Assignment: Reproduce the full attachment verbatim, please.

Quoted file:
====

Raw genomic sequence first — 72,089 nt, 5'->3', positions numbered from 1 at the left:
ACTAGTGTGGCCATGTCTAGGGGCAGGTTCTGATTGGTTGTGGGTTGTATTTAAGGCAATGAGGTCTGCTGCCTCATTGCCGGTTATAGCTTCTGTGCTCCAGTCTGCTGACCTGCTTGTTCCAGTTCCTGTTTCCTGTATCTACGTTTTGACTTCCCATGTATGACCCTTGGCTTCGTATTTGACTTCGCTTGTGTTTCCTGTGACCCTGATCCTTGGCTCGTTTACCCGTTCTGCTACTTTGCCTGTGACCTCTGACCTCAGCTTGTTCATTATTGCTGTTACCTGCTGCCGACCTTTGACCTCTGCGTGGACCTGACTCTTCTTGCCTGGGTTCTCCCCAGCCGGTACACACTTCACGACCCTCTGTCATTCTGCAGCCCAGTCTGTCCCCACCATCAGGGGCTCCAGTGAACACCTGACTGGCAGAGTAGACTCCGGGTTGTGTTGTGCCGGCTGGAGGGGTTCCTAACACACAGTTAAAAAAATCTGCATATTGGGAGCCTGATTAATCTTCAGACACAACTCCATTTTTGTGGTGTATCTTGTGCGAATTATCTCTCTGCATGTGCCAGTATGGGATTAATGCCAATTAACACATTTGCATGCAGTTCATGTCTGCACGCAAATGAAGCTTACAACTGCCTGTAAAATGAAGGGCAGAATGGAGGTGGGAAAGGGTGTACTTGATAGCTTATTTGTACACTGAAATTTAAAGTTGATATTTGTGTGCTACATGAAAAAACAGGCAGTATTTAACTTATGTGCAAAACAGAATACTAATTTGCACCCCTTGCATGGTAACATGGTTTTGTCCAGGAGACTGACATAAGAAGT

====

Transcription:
Raw genomic sequence first — 72,089 nt, 5'->3', positions numbered from 1 at the left:
ACTAGTGTGGCCATGTCTAGGGGCAGGTTCTGATTGGTTGTGGGTTGTATTTAAGGCAATGAGGTCTGCTGCCTCATTGCCGGTTATAGCTTCTGTGCTCCAGTCTGCTGACCTGCTTGTTCCAGTTCCTGTTTCCTGTATCTACGTTTTGACTTCCCATGTATGACCCTTGGCTTCGTATTTGACTTCGCTTGTGTTTCCTGTGACCCTGATCCTTGGCTCGTTTACCCGTTCTGCTACTTTGCCTGTGACCTCTGACCTCAGCTTGTTCATTATTGCTGTTACCTGCTGCCGACCTTTGACCTCTGCGTGGACCTGACTCTTCTTGCCTGGGTTCTCCCCAGCCGGTACACACTTCACGACCCTCTGTCATTCTGCAGCCCAGTCTGTCCCCACCATCAGGGGCTCCAGTGAACACCTGACTGGCAGAGTAGACTCCGGGTTGTGTTGTGCCGGCTGGAGGGGTTCCTAACACACAGTTAAAAAAATCTGCATATTGGGAGCCTGATTAATCTTCAGACACAACTCCATTTTTGTGGTGTATCTTGTGCGAATTATCTCTCTGCATGTGCCAGTATGGGATTAATGCCAATTAACACATTTGCATGCAGTTCATGTCTGCACGCAAATGAAGCTTACAACTGCCTGTAAAATGAAGGGCAGAATGGAGGTGGGAAAGGGTGTACTTGATAGCTTATTTGTACACTGAAATTTAAAGTTGATATTTGTGTGCTACATGAAAAAACAGGCAGTATTTAACTTATGTGCAAAACAGAATACTAATTTGCACCCCTTGCATGGTAACATGGTTTTGTCCAGGAGACTGACATAAGAAGT